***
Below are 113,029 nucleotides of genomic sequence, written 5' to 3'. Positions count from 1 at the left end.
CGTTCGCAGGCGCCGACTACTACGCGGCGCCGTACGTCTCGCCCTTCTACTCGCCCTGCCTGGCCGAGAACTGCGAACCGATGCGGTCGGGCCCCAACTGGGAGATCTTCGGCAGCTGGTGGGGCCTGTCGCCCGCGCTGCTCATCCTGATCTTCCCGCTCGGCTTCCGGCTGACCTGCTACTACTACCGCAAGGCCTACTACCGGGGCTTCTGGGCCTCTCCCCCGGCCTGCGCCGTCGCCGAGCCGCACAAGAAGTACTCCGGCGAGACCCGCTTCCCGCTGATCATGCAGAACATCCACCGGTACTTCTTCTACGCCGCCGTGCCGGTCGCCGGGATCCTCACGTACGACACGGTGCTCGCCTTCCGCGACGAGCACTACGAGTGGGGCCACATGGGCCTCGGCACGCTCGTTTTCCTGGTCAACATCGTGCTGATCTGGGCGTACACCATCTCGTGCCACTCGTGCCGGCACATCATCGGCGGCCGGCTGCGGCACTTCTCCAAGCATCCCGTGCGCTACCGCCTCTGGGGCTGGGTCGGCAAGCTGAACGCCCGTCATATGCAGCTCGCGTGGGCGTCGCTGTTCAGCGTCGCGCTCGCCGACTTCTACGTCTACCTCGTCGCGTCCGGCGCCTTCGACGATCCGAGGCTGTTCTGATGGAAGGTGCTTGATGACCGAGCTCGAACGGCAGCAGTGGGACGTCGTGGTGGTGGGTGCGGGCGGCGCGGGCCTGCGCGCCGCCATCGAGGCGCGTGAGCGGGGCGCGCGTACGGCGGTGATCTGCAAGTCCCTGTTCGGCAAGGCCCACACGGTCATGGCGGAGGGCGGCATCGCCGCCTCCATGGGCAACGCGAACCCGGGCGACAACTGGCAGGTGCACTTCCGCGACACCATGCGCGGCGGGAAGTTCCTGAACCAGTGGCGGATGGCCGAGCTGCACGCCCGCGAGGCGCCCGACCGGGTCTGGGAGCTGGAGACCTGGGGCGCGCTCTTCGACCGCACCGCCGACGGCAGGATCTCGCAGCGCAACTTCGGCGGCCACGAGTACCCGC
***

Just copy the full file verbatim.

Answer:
Below are 113,029 nucleotides of genomic sequence, written 5' to 3'. Positions count from 1 at the left end.
CGTTCGCAGGCGCCGACTACTACGCGGCGCCGTACGTCTCGCCCTTCTACTCGCCCTGCCTGGCCGAGAACTGCGAACCGATGCGGTCGGGCCCCAACTGGGAGATCTTCGGCAGCTGGTGGGGCCTGTCGCCCGCGCTGCTCATCCTGATCTTCCCGCTCGGCTTCCGGCTGACCTGCTACTACTACCGCAAGGCCTACTACCGGGGCTTCTGGGCCTCTCCCCCGGCCTGCGCCGTCGCCGAGCCGCACAAGAAGTACTCCGGCGAGACCCGCTTCCCGCTGATCATGCAGAACATCCACCGGTACTTCTTCTACGCCGCCGTGCCGGTCGCCGGGATCCTCACGTACGACACGGTGCTCGCCTTCCGCGACGAGCACTACGAGTGGGGCCACATGGGCCTCGGCACGCTCGTTTTCCTGGTCAACATCGTGCTGATCTGGGCGTACACCATCTCGTGCCACTCGTGCCGGCACATCATCGGCGGCCGGCTGCGGCACTTCTCCAAGCATCCCGTGCGCTACCGCCTCTGGGGCTGGGTCGGCAAGCTGAACGCCCGTCATATGCAGCTCGCGTGGGCGTCGCTGTTCAGCGTCGCGCTCGCCGACTTCTACGTCTACCTCGTCGCGTCCGGCGCCTTCGACGATCCGAGGCTGTTCTGATGGAAGGTGCTTGATGACCGAGCTCGAACGGCAGCAGTGGGACGTCGTGGTGGTGGGTGCGGGCGGCGCGGGCCTGCGCGCCGCCATCGAGGCGCGTGAGCGGGGCGCGCGTACGGCGGTGATCTGCAAGTCCCTGTTCGGCAAGGCCCACACGGTCATGGCGGAGGGCGGCATCGCCGCCTCCATGGGCAACGCGAACCCGGGCGACAACTGGCAGGTGCACTTCCGCGACACCATGCGCGGCGGGAAGTTCCTGAACCAGTGGCGGATGGCCGAGCTGCACGCCCGCGAGGCGCCCGACCGGGTCTGGGAGCTGGAGACCTGGGGCGCGCTCTTCGACCGCACCGCCGACGGCAGGATCTCGCAGCGCAACTTCGGCGGCCACGAGTACCCGC